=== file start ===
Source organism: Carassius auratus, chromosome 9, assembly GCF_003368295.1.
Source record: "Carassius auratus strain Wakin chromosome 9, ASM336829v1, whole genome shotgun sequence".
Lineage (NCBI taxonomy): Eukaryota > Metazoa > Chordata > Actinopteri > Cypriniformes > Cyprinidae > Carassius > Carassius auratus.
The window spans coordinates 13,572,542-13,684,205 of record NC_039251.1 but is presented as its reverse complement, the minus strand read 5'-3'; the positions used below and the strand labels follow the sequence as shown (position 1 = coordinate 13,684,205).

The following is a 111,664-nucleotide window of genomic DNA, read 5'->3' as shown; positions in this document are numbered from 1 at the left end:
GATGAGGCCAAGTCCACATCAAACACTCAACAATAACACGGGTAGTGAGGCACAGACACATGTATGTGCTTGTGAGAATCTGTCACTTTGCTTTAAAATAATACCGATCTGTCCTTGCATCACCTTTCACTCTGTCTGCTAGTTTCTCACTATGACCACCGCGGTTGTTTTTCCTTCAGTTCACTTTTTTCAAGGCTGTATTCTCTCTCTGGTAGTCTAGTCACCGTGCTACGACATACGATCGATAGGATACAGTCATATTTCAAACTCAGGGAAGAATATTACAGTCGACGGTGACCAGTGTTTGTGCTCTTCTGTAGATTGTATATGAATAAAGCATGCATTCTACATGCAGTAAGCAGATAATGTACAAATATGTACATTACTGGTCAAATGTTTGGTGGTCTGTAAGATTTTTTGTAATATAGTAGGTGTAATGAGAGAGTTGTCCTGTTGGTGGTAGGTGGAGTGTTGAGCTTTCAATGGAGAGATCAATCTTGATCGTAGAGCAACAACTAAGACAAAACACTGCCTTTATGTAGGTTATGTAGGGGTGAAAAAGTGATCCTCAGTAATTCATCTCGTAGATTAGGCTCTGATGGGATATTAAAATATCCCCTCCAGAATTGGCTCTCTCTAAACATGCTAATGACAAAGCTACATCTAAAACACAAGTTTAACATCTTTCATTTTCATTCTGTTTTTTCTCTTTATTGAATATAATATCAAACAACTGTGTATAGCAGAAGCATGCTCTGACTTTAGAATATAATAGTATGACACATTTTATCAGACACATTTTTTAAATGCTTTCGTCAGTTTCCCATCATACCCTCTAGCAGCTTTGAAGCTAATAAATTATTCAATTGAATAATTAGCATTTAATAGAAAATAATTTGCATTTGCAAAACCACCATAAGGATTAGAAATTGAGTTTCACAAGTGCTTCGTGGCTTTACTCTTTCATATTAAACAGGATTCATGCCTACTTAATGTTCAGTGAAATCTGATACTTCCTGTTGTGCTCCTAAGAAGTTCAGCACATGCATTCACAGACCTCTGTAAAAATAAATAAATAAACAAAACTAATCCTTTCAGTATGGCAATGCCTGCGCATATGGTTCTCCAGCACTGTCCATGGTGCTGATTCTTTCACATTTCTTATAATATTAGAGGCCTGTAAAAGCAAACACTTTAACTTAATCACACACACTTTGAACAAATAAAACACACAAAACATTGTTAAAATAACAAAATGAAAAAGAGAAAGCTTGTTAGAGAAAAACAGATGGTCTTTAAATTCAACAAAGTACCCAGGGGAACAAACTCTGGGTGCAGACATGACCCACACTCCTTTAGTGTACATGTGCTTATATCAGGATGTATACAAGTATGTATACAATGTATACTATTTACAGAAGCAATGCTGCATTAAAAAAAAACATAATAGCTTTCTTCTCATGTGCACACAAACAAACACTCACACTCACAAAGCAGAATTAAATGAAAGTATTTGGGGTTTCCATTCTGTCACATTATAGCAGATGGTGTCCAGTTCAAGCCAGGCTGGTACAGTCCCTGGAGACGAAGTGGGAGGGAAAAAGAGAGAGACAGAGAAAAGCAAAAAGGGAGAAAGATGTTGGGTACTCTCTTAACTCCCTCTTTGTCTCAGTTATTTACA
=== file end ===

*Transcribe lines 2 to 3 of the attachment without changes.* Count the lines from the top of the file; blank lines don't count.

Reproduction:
Source record: "Carassius auratus strain Wakin chromosome 9, ASM336829v1, whole genome shotgun sequence".
Lineage (NCBI taxonomy): Eukaryota > Metazoa > Chordata > Actinopteri > Cypriniformes > Cyprinidae > Carassius > Carassius auratus.